CFN– Last night, as I quietly sat huddled to my laptop by my desk watching Justin Trudeau make clear his intentions, I began to think, what a great opportunity this is for Canadians to once again have an open dialogue about the role of government as well as the direction they would like to see policy take in this country.
I had taken a similar perspective to the NDP leadership race, of which I was an early supporter of Thomas Mulcair’s vision of modernizing the party.
My political affiliations aside, leadership races, the debates and conventions associated with them are a great means of increasing political engagement and Canadians this time around will have the opportunity to take part in the discourse in a manner which they have never had before.
Not only will card-carrying Liberals be able to decide the future direction of their party, but that task will also be granted to Canadians as a whole through Liberal “supporter” category. A radical idea that no doubt will play a crucial role in the fate of the Liberal party that is desperately trying to rebuild and rebrand itself in an ever polarizing Canada, where Harper’s Conservatives are poised to become the national governing party the Liberals used to be in the twentieth century.
This will also be the second leadership convention to be held since the rise of social media. To use yesterday as an example, it was not even an hour, hell Justin Trudeau was not even finished speaking, and already facebook and twitter was aflutter and clearly ill-at-ease. My newsfeed on both websites was swamped with partisan attacks against a man who was had not concluded his speech and who’s every word was being analyzed before he has even released a platform or defined his views clearly to Canadians.
Something as simple as Trudeau’s saying
“I’m here to ask for your help, because this road will be one long, Canadian highway. We will have ups and downs. Breathtaking vistas and a few boring stretches. And with winter coming, icy patches”
a clear acknowledgment that a lot of work has to be done in the upcoming months, was being construed as means of questioning what part of Canada Trudeau thinks is boring.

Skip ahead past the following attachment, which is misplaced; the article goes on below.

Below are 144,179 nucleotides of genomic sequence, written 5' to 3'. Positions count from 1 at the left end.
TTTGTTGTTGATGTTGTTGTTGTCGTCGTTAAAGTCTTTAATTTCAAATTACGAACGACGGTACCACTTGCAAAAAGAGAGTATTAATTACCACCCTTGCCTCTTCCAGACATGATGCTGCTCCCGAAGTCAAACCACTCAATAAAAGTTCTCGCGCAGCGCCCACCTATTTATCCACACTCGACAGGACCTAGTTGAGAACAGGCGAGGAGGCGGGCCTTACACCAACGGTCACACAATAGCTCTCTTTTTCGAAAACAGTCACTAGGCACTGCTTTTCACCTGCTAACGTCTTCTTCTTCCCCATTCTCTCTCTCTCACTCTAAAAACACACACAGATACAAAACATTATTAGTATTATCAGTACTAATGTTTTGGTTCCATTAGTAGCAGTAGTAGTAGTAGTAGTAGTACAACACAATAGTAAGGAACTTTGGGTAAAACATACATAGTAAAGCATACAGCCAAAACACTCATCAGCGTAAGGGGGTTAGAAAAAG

A pretty empty and unwarranted attack on Trudeau’s choice of words, clearly being taken out of context. Again, we don’t even know what the Trudeau even stands for at this point.
Is it so much to ask that we give the all the candidates running for Liberal leadership some time to define themselves before we pounce on the attack, and when that time does come, to apply a certain level of objectivity to the argument?
Political parties and the party faithful should not tell Canadians what to think, but rather we in the political community should help guide them through the process of coming to their own conclusions. Parties should not demonize their enemies at every chance, but should seek to work with them and find common ground.
As a self-described moderate within the NDP and a strong proponent of secularism, pragmatism, and empiricism I find
“the only ideology that must guide us is evidence. Hard, scientific facts and data”
as uttered by Trudeau last night to be a fundamentally optimistic and positive manner in which to formulate public policy as well as frame debate.
Militant partisanship, which carries a negative connation in Canada, is no better than zealous hyper-religiosity. Both are extremely dogmatic and based primarily on their belief systems instead of the application of objective logic and reason to the issue at hand. All militant partisanship will serve to do is further disengage and alienate Canadians during a time when political engagement in this country is significantly lower than where it ought to be.
Born and raised in Cornwall Ontario, Stéphane is a social activist and political science student at the University of Ottawa who is avidly passionate about politics, policy-making, as well as getting youth involved in the democratic process.
Stéphane also loves to observe and explore his surroundings, take part in rational discussion, learn new things, write, and meet new people.
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